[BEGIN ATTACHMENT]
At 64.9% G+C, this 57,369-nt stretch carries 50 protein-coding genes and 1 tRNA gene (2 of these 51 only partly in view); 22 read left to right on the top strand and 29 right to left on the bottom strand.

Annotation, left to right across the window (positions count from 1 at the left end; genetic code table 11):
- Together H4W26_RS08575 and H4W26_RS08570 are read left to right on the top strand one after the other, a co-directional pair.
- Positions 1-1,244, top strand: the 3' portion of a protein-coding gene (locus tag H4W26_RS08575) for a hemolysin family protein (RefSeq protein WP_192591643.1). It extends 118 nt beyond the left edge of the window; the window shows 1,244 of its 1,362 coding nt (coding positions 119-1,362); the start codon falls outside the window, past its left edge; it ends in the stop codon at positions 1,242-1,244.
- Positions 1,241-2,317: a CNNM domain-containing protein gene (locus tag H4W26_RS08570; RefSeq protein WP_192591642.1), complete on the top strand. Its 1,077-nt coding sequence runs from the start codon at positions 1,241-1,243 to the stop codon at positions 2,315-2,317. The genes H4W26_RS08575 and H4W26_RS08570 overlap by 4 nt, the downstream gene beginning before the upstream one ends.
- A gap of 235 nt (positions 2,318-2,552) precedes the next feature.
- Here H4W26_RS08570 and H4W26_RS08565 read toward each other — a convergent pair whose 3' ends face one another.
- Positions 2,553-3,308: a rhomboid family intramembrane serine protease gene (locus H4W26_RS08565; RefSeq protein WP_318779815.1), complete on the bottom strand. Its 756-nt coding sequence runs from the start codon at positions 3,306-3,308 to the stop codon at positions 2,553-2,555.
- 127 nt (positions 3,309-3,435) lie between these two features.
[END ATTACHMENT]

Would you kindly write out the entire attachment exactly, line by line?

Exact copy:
At 64.9% G+C, this 57,369-nt stretch carries 50 protein-coding genes and 1 tRNA gene (2 of these 51 only partly in view); 22 read left to right on the top strand and 29 right to left on the bottom strand.

Annotation, left to right across the window (positions count from 1 at the left end; genetic code table 11):
- Together H4W26_RS08575 and H4W26_RS08570 are read left to right on the top strand one after the other, a co-directional pair.
- Positions 1-1,244, top strand: the 3' portion of a protein-coding gene (locus tag H4W26_RS08575) for a hemolysin family protein (RefSeq protein WP_192591643.1). It extends 118 nt beyond the left edge of the window; the window shows 1,244 of its 1,362 coding nt (coding positions 119-1,362); the start codon falls outside the window, past its left edge; it ends in the stop codon at positions 1,242-1,244.
- Positions 1,241-2,317: a CNNM domain-containing protein gene (locus tag H4W26_RS08570; RefSeq protein WP_192591642.1), complete on the top strand. Its 1,077-nt coding sequence runs from the start codon at positions 1,241-1,243 to the stop codon at positions 2,315-2,317. The genes H4W26_RS08575 and H4W26_RS08570 overlap by 4 nt, the downstream gene beginning before the upstream one ends.
- A gap of 235 nt (positions 2,318-2,552) precedes the next feature.
- Here H4W26_RS08570 and H4W26_RS08565 read toward each other — a convergent pair whose 3' ends face one another.
- Positions 2,553-3,308: a rhomboid family intramembrane serine protease gene (locus H4W26_RS08565; RefSeq protein WP_318779815.1), complete on the bottom strand. Its 756-nt coding sequence runs from the start codon at positions 3,306-3,308 to the stop codon at positions 2,553-2,555.
- 127 nt (positions 3,309-3,435) lie between these two features.